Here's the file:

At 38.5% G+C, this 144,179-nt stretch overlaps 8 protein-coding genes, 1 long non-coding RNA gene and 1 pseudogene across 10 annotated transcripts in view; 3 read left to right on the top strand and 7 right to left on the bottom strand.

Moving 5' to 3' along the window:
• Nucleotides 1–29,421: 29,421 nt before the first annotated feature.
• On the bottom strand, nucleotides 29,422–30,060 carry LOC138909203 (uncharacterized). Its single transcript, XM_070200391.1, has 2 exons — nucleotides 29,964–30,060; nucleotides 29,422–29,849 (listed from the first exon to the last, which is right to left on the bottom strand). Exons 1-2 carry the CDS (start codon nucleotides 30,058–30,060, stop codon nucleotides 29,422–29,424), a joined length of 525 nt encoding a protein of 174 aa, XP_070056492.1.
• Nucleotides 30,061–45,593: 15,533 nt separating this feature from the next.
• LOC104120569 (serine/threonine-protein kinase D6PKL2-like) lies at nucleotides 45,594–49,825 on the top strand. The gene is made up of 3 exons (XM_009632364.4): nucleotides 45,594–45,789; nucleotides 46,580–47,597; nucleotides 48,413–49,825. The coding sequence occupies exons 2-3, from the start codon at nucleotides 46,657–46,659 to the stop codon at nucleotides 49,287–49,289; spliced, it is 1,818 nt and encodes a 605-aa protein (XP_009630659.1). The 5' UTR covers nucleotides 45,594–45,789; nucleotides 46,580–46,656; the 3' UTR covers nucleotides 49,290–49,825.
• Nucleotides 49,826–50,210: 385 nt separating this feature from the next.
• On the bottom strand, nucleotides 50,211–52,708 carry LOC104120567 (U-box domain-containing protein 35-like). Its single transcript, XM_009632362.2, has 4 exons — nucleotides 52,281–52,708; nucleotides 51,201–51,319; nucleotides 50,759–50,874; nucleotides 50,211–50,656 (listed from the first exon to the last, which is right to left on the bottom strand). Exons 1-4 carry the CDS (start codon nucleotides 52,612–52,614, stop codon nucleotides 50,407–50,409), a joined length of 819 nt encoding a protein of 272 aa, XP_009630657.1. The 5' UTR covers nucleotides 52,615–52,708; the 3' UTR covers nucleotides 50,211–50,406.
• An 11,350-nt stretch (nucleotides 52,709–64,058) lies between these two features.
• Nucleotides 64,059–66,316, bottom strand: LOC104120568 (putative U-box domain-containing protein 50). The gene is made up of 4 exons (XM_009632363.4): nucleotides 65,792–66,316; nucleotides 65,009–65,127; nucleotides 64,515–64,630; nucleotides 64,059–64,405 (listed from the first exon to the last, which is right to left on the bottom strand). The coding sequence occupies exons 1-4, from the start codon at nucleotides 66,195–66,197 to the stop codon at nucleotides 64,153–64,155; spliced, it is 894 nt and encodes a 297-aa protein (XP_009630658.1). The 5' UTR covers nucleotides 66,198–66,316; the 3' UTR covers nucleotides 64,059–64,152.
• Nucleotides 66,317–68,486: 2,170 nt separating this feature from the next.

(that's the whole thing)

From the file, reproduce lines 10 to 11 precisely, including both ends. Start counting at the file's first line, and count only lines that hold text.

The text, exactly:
• Nucleotides 64,059–66,316, bottom strand: LOC104120568 (putative U-box domain-containing protein 50). The gene is made up of 4 exons (XM_009632363.4): nucleotides 65,792–66,316; nucleotides 65,009–65,127; nucleotides 64,515–64,630; nucleotides 64,059–64,405 (listed from the first exon to the last, which is right to left on the bottom strand). The coding sequence occupies exons 1-4, from the start codon at nucleotides 66,195–66,197 to the stop codon at nucleotides 64,153–64,155; spliced, it is 894 nt and encodes a 297-aa protein (XP_009630658.1). The 5' UTR covers nucleotides 66,198–66,316; the 3' UTR covers nucleotides 64,059–64,152.
• Nucleotides 66,317–68,486: 2,170 nt separating this feature from the next.